Winter Jasmine

Jasminum nudiflorum

Family: Oleaceae (oh-lee-AY-see-ee) (Info)
Genus: Jasminum (JAZ-mih-num) (Info)
Species: nudiflorum (noo-dee-FLOR-um) (Info)
Synonym:Jasminum sieboldianum



Foliage Color:

Unknown - Tell us

Bloom Characteristics:

Unknown - Tell us

Water Requirements:

Average Water Needs; Water regularly; do not overwater

Where to Grow:

Unknown - Tell us


8-10 ft. (2.4-3 m)


8-10 ft. (2.4-3 m)


USDA Zone 6a: to -23.3 C (-10 F)

USDA Zone 6b: to -20.5 C (-5 F)

USDA Zone 7a: to -17.7 C (0 F)

USDA Zone 7b: to -14.9 C (5 F)

USDA Zone 8a: to -12.2 C (10 F)

USDA Zone 8b: to -9.4 C (15 F)

USDA Zone 9a: to -6.6 C (20 F)

USDA Zone 9b: to -3.8 C (25 F)

Sun Exposure:

Sun to Partial Shade


Unknown - Tell us

Bloom Color:

Bright Yellow

Bloom Time:

Late Winter/Early Spring

Late Fall/Early Winter

Mid Winter




Other details:

Unknown - Tell us

Soil pH requirements:

Unknown - Tell us

Patent Information:


Propagation Methods:

From herbaceous stem cuttings

By simple layering

Seed Collecting:

Unknown - Tell us


This plant has been said to grow in the following regions:

, (2 reports)

Vincent, Alabama

Pleasant Hill, California

East Haddam, Connecticut

Ocala, Florida

Dallas, Georgia

Savannah, Georgia

Beverly, Massachusetts

Roslindale, Massachusetts

Saint Louis, Missouri

Carson City, Nevada

Piscataway, New Jersey

Albuquerque, New Mexico

New York City, New York

Clemmons, North Carolina

Elizabeth City, North Carolina (2 reports)

Lewisville, North Carolina

Raleigh, North Carolina

Statesville, North Carolina

Enid, Oklahoma

Salem, Oregon

Wilkes Barre, Pennsylvania

Knoxville, Tennessee

Dallas, Texas

Fort Worth, Texas

Goldthwaite, Texas

Rowlett, Texas

Arlington, Virginia

Shoreline, Washington

Southworth, Washington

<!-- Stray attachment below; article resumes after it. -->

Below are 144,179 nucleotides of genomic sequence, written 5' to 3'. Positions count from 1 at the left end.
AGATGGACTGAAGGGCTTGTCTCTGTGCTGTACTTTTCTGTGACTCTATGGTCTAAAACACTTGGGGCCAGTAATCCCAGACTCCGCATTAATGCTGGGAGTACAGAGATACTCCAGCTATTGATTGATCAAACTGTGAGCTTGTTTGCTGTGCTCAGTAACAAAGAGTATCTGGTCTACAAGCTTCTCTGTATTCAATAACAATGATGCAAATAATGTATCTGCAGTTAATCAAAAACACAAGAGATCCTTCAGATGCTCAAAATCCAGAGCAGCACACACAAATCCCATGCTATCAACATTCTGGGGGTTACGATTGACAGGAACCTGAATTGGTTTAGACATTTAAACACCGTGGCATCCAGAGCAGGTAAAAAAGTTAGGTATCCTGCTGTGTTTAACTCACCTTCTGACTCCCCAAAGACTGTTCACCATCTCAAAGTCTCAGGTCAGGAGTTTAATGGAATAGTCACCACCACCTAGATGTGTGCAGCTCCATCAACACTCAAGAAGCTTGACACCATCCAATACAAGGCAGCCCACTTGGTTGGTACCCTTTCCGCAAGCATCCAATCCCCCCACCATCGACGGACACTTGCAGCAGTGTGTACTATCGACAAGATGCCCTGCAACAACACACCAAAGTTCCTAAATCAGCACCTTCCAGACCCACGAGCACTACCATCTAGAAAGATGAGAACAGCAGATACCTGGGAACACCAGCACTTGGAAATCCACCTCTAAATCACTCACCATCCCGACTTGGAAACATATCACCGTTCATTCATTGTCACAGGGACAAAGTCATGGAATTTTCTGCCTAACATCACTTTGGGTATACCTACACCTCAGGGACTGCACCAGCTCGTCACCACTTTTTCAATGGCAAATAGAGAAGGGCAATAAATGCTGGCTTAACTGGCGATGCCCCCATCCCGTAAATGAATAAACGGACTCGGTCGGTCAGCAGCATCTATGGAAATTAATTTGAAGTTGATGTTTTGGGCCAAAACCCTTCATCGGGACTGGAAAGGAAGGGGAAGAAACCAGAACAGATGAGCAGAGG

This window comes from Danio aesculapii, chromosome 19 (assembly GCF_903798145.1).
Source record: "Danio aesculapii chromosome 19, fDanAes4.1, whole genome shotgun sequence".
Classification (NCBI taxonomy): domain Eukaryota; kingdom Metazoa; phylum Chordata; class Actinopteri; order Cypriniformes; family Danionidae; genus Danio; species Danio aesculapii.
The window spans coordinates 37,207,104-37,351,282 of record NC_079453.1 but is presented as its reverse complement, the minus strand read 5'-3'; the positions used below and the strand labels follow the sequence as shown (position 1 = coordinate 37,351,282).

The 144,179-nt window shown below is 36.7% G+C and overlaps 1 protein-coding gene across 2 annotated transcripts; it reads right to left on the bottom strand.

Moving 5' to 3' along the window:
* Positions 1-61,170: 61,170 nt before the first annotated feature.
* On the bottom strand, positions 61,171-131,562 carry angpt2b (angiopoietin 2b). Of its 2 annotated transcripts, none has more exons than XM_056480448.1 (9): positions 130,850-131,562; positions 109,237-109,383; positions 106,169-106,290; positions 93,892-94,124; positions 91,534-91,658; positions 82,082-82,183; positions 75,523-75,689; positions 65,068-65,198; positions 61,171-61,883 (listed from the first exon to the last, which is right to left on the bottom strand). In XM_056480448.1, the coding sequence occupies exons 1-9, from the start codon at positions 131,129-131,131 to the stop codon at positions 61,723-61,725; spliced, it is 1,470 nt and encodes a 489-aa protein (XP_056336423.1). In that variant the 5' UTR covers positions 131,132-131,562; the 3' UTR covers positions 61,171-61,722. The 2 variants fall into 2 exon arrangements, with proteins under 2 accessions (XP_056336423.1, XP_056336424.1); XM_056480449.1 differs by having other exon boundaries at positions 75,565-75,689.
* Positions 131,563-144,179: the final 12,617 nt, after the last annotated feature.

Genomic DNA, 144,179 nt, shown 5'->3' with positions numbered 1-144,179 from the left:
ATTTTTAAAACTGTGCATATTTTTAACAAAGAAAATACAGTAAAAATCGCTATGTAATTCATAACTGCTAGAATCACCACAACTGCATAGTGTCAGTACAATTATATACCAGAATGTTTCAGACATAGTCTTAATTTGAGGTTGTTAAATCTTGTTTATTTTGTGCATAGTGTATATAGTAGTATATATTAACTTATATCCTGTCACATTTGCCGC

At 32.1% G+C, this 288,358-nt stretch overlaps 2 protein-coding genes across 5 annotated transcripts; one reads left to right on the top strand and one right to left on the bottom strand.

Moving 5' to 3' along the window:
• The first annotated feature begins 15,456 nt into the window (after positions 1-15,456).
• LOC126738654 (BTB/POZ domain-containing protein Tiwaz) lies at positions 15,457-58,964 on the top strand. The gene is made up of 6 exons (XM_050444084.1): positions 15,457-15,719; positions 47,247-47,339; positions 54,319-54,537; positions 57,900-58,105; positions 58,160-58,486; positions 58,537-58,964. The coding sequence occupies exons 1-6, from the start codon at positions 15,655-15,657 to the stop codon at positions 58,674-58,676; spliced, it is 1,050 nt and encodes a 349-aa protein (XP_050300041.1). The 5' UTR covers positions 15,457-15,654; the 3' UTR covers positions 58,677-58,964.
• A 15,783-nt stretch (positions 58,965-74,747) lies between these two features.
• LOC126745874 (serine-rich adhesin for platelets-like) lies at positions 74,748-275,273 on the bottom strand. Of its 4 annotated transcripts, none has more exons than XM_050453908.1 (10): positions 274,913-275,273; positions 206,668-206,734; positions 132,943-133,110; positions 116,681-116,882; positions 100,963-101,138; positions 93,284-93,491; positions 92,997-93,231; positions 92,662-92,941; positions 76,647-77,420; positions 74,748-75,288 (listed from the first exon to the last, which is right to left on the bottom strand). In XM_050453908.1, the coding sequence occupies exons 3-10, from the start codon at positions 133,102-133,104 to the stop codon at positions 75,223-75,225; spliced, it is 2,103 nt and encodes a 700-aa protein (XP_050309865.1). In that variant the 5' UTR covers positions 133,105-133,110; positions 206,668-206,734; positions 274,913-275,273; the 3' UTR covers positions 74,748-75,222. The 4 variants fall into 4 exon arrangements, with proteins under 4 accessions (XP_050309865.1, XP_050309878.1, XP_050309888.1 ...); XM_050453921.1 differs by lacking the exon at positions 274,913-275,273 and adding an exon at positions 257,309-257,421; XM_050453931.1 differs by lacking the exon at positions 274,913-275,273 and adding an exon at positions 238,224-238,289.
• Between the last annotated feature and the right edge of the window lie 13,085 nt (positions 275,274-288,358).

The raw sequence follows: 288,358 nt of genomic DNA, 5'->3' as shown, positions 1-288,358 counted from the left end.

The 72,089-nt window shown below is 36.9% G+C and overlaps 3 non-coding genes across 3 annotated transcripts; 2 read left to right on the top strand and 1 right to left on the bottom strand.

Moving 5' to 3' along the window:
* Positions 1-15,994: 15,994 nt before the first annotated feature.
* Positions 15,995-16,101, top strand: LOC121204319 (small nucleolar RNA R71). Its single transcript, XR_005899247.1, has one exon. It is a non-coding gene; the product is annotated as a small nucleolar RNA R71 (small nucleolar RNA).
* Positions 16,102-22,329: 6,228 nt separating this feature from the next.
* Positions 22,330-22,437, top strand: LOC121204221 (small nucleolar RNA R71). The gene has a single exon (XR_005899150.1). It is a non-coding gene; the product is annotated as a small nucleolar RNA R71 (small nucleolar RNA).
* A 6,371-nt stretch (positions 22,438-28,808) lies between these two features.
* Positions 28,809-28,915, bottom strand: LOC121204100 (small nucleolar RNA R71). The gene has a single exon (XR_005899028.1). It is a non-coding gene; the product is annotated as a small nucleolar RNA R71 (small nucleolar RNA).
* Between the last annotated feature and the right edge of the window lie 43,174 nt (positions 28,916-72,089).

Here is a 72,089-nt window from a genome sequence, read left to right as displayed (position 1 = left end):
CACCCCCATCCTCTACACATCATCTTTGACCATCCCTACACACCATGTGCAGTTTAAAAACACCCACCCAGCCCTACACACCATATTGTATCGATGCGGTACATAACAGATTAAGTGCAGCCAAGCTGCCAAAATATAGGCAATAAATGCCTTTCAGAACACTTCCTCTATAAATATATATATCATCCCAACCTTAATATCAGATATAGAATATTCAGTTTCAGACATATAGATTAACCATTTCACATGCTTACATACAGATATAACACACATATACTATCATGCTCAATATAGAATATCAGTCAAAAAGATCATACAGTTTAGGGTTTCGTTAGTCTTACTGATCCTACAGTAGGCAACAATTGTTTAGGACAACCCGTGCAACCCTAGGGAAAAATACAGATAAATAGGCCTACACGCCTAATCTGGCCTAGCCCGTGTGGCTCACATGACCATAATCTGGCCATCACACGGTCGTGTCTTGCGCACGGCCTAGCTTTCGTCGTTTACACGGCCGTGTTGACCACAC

Stanwood, Washington

show all

Gardeners' Notes:


On Sep 14, 2015, wendymadre from Petersburg, VA wrote:

Winter jasmine flourishes in m Zone 7A garden in south central Virginia. I planted a small, maybe 6-inch pot that had been given to me by another gardener about fifteen years ago, into a roughly five-gallon clay pot next to a screen porch, some full sun but not all day. The clay pot eventually broke, but the jasmine has rooted in the ground and continues to thrive. I recently dug up two dozen starts that had rooted in the mulch over some landscape fabric. Last winter's unusual cold (down below zero briefly--very rare these days) didn't faze it. It blooms in the winter, but as others have commented, it has no fragrance, alas. There is a positive article about it online which comments on how it is an excellent choice to spill over a retaining wall.


On Feb 1, 2014, coriaceous from ROSLINDALE, MA wrote:

The hardiest of jasmines, and unfortunately it has no fragrance.

I'm still figuring out how to use this well in the garden here in Boston Z6a. In some years the buds blast from the deep freezes, and in others they escape unscathed to bloom in the warmer spells of our winters.

This plant is tough as nails, and a hunk ripped out of a planting in midsummer will easily adjust to a new home. I will grow in heavy shade and in difficult dry shade, though I don't know how well it blooms there. The weeping stems don't get taller than about 2', but they root where they touch the ground and form a dense groundcover. They are well placed at the top of a retaining wall where they can hang down attractively.